Unseen Travelers in Dust Clouds


A huge dust cloud leaving Africa on its way across the Atlantic Ocean to North America. © NASA Worldview

Chellam noted that dust events can vary annually, with different elemental compositions each year. Determining the exact source of the dust that travels to Houston is challenging. Even satellite imaging of the events may not accurately pinpoint the source. Dust moves north to Europe, crosses the Atlantic and travels east to Asia. The probable source area for this study is the desert itself because images showed substantial dust clouds from the Sahara region in early August.

Spalink explained that the biodiversity of bacteria and fungi in metropolitan and industrial areas like Houston is highly dynamic, often changing daily. Many bacteria and fungi are found worldwide.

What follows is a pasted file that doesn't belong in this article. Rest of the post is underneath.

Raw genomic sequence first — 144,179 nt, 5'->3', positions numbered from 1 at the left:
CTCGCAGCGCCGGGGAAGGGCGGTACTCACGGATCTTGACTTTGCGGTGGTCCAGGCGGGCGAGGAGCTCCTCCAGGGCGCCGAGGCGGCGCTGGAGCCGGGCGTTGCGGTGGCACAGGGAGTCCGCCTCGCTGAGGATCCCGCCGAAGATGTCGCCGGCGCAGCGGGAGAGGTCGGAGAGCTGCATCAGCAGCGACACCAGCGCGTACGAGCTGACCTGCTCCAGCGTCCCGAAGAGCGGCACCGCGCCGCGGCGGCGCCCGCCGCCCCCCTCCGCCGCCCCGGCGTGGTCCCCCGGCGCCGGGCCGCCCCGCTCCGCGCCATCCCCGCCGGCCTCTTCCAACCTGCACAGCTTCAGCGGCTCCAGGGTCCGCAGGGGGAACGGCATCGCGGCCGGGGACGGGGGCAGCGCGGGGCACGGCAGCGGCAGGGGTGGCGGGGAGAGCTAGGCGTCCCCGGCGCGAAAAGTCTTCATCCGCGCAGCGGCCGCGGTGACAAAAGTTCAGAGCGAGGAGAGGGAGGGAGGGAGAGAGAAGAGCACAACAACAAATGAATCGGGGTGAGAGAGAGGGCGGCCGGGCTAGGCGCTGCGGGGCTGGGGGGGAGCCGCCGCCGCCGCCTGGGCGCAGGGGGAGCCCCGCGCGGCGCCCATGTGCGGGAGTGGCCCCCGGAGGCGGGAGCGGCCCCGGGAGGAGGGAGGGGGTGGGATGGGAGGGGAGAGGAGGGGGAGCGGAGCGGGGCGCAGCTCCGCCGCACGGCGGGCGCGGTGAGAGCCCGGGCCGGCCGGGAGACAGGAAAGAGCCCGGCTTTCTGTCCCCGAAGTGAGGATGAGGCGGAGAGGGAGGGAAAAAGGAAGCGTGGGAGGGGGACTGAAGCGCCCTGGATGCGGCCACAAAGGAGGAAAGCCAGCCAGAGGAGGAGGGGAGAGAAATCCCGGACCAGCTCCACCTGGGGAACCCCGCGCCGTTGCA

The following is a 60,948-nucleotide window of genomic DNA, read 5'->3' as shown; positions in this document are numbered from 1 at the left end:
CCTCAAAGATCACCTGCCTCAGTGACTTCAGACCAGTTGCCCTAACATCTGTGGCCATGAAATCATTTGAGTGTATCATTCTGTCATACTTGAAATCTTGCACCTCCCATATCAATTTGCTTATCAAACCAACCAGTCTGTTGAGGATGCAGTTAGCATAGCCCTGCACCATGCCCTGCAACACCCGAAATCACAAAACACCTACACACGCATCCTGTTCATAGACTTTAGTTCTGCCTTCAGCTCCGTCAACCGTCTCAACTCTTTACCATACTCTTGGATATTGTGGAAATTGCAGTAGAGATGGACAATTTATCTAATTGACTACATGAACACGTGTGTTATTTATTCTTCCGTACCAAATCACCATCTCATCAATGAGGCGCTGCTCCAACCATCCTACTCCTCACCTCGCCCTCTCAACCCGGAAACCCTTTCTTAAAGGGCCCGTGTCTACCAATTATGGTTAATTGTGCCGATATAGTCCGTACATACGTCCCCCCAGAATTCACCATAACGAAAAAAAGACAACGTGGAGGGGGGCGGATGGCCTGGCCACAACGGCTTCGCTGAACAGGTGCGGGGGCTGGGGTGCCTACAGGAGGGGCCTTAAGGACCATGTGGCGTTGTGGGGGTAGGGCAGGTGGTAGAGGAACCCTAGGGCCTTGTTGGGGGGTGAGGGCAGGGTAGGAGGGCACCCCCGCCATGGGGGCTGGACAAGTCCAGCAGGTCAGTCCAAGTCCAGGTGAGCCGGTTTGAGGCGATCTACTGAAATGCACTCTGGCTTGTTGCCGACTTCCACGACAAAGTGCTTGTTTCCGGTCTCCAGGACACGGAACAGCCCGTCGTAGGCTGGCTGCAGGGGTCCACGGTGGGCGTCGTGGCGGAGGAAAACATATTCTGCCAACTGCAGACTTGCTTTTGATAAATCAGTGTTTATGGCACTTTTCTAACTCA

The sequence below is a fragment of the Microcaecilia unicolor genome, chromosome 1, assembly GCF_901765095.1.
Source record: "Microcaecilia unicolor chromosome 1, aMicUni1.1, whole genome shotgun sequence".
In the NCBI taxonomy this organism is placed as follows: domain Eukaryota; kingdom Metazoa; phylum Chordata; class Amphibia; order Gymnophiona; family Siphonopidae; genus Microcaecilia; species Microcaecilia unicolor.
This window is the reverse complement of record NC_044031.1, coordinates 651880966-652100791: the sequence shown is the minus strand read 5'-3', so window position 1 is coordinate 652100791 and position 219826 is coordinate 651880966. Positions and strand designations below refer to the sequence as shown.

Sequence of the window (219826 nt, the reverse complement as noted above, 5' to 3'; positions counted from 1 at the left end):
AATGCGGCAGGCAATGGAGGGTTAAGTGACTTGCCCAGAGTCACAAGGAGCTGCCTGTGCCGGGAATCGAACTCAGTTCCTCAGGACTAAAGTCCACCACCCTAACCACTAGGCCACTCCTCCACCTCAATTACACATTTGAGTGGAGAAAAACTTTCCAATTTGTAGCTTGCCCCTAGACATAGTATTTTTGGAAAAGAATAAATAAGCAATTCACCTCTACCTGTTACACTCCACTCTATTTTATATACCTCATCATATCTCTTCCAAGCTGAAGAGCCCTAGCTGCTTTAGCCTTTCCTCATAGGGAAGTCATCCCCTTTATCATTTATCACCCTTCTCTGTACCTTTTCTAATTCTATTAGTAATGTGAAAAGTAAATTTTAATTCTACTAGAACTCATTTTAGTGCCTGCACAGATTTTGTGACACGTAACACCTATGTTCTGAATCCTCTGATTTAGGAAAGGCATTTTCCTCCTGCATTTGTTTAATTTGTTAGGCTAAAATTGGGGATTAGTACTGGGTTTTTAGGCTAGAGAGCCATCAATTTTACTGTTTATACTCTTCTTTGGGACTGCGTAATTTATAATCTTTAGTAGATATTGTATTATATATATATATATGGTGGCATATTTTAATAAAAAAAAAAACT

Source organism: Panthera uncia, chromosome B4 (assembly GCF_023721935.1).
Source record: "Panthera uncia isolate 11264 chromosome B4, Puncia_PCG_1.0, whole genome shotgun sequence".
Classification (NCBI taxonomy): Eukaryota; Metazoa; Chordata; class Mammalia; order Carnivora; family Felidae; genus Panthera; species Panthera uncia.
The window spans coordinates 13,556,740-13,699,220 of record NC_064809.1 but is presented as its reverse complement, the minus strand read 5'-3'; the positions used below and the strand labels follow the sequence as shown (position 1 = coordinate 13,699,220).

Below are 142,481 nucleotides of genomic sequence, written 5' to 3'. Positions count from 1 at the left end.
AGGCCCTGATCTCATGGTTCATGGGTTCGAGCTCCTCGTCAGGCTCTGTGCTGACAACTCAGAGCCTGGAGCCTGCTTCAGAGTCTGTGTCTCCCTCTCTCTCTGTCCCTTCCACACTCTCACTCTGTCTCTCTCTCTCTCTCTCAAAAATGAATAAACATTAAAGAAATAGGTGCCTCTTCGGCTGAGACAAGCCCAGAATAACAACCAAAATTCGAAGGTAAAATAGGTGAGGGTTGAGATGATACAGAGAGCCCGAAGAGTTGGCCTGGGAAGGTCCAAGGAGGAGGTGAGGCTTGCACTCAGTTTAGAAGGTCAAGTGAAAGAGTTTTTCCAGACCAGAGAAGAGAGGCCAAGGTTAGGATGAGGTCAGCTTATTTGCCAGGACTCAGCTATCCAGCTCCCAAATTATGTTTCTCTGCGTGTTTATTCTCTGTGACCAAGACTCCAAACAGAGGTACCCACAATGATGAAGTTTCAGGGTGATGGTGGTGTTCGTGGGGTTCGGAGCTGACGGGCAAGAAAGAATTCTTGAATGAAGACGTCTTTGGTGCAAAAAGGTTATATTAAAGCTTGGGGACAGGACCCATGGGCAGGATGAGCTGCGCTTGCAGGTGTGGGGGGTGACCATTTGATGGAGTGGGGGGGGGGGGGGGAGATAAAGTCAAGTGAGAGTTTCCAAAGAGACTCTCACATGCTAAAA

“A key takeaway from this study is that a lot of biodiversity is not scientifically described,” said Spalink. “It doesn’t have a name, it can’t be cultured, and because it can’t be cultured, it’s difficult to study.”

However, microbiota was detected by extracting DNA from filters. Meticulous sequencing techniques detected bacterial genomes from 117 families and fungal genomes from 164 families. The technique did not show whether the microbes were alive, but it did detect several pathogenic bacteria and fungi, many of which are listed in the World Health Organization’s global priority list of human pathogens.

“It doesn’t tell us if they are going to be able to infect us and make us sick,” Spalink said. “But at least the DNA of several pathogenic bacteria and fungi were identified in the African dust.”

Elemental impact